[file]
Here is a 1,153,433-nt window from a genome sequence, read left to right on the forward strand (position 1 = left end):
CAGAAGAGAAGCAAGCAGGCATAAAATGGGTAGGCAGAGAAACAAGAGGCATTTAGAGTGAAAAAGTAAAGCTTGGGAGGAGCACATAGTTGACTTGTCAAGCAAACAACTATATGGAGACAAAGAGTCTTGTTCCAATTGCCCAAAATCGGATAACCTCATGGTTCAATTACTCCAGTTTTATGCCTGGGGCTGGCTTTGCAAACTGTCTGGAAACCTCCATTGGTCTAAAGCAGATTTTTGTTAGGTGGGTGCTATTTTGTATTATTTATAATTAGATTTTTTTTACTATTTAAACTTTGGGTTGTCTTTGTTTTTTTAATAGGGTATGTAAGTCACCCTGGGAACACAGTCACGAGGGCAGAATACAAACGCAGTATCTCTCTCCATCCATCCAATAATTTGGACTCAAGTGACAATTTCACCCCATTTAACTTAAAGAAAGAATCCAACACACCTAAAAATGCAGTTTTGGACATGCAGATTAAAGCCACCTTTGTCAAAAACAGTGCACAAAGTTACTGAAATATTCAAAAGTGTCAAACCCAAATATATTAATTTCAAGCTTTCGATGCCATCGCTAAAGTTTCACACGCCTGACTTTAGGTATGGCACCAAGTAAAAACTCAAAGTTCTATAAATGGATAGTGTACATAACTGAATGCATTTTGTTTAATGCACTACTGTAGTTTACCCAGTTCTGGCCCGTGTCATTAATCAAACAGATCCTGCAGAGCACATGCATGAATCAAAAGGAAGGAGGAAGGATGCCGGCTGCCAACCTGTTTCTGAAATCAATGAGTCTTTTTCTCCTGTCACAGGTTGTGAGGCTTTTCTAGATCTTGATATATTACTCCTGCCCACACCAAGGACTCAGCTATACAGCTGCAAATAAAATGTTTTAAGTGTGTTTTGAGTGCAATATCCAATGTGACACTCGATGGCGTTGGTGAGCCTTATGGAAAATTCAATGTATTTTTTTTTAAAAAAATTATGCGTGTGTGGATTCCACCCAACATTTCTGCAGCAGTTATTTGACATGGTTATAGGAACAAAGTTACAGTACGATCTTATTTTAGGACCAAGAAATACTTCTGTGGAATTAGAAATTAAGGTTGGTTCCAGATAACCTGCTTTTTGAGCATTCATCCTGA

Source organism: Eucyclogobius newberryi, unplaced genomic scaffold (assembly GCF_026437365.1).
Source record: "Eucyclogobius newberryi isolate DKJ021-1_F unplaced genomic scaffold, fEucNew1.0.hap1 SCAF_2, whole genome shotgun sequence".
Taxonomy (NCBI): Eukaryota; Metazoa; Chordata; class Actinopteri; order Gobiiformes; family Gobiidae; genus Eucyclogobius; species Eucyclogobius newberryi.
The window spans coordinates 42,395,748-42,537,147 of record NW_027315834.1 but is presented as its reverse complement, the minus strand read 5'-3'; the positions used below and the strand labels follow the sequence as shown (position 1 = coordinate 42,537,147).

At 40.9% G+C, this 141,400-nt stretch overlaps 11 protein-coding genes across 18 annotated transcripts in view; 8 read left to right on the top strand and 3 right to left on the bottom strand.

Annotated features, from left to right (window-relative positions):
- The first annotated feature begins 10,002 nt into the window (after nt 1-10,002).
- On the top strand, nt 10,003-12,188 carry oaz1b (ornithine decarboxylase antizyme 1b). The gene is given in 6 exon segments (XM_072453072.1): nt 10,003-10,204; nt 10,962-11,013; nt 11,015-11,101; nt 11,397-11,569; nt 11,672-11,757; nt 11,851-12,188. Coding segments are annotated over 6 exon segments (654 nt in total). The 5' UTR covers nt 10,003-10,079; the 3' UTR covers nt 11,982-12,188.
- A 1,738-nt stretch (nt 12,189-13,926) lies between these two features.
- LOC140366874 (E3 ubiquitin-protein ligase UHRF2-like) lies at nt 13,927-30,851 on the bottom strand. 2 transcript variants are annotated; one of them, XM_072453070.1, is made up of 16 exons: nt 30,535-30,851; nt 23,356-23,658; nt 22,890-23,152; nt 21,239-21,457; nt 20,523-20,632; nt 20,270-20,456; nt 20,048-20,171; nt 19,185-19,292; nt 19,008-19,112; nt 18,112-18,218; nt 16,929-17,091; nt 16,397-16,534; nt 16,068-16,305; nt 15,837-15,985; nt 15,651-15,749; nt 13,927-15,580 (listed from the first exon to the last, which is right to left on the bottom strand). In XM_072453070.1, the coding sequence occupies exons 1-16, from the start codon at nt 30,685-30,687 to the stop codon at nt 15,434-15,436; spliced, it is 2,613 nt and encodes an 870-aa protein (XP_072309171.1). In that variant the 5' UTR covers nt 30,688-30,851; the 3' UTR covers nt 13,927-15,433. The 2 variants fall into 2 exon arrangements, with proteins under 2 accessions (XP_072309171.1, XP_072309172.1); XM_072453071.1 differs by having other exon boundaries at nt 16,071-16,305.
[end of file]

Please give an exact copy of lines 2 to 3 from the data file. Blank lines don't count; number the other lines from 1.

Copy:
CAGAAGAGAAGCAAGCAGGCATAAAATGGGTAGGCAGAGAAACAAGAGGCATTTAGAGTGAAAAAGTAAAGCTTGGGAGGAGCACATAGTTGACTTGTCAAGCAAACAACTATATGGAGACAAAGAGTCTTGTTCCAATTGCCCAAAATCGGATAACCTCATGGTTCAATTACTCCAGTTTTATGCCTGGGGCTGGCTTTGCAAACTGTCTGGAAACCTCCATTGGTCTAAAGCAGATTTTTGTTAGGTGGGTGCTATTTTGTATTATTTATAATTAGATTTTTTTTACTATTTAAACTTTGGGTTGTCTTTGTTTTTTTAATAGGGTATGTAAGTCACCCTGGGAACACAGTCACGAGGGCAGAATACAAACGCAGTATCTCTCTCCATCCATCCAATAATTTGGACTCAAGTGACAATTTCACCCCATTTAACTTAAAGAAAGAATCCAACACACCTAAAAATGCAGTTTTGGACATGCAGATTAAAGCCACCTTTGTCAAAAACAGTGCACAAAGTTACTGAAATATTCAAAAGTGTCAAACCCAAATATATTAATTTCAAGCTTTCGATGCCATCGCTAAAGTTTCACACGCCTGACTTTAGGTATGGCACCAAGTAAAAACTCAAAGTTCTATAAATGGATAGTGTACATAACTGAATGCATTTTGTTTAATGCACTACTGTAGTTTACCCAGTTCTGGCCCGTGTCATTAATCAAACAGATCCTGCAGAGCACATGCATGAATCAAAAGGAAGGAGGAAGGATGCCGGCTGCCAACCTGTTTCTGAAATCAATGAGTCTTTTTCTCCTGTCACAGGTTGTGAGGCTTTTCTAGATCTTGATATATTACTCCTGCCCACACCAAGGACTCAGCTATACAGCTGCAAATAAAATGTTTTAAGTGTGTTTTGAGTGCAATATCCAATGTGACACTCGATGGCGTTGGTGAGCCTTATGGAAAATTCAATGTATTTTTTTTTAAAAAAATTATGCGTGTGTGGATTCCACCCAACATTTCTGCAGCAGTTATTTGACATGGTTATAGGAACAAAGTTACAGTACGATCTTATTTTAGGACCAAGAAATACTTCTGTGGAATTAGAAATTAAGGTTGGTTCCAGATAACCTGCTTTTTGAGCATTCATCCTGA

Source organism: Eucyclogobius newberryi, unplaced genomic scaffold (assembly GCF_026437365.1).